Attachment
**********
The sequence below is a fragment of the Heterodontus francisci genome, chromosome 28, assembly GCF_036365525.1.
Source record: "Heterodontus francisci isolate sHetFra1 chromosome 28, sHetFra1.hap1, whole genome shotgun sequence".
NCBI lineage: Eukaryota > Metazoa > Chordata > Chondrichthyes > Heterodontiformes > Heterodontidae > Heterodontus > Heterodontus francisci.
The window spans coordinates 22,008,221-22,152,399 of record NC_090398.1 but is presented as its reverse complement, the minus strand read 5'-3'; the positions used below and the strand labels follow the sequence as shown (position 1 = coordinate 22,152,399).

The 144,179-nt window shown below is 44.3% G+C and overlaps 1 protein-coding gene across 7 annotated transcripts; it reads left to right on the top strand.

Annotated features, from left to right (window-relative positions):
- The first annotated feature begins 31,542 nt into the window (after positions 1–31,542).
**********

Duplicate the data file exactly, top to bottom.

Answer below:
The sequence below is a fragment of the Heterodontus francisci genome, chromosome 28, assembly GCF_036365525.1.
Source record: "Heterodontus francisci isolate sHetFra1 chromosome 28, sHetFra1.hap1, whole genome shotgun sequence".
NCBI lineage: Eukaryota > Metazoa > Chordata > Chondrichthyes > Heterodontiformes > Heterodontidae > Heterodontus > Heterodontus francisci.
The window spans coordinates 22,008,221-22,152,399 of record NC_090398.1 but is presented as its reverse complement, the minus strand read 5'-3'; the positions used below and the strand labels follow the sequence as shown (position 1 = coordinate 22,152,399).

The 144,179-nt window shown below is 44.3% G+C and overlaps 1 protein-coding gene across 7 annotated transcripts; it reads left to right on the top strand.

Annotated features, from left to right (window-relative positions):
- The first annotated feature begins 31,542 nt into the window (after positions 1–31,542).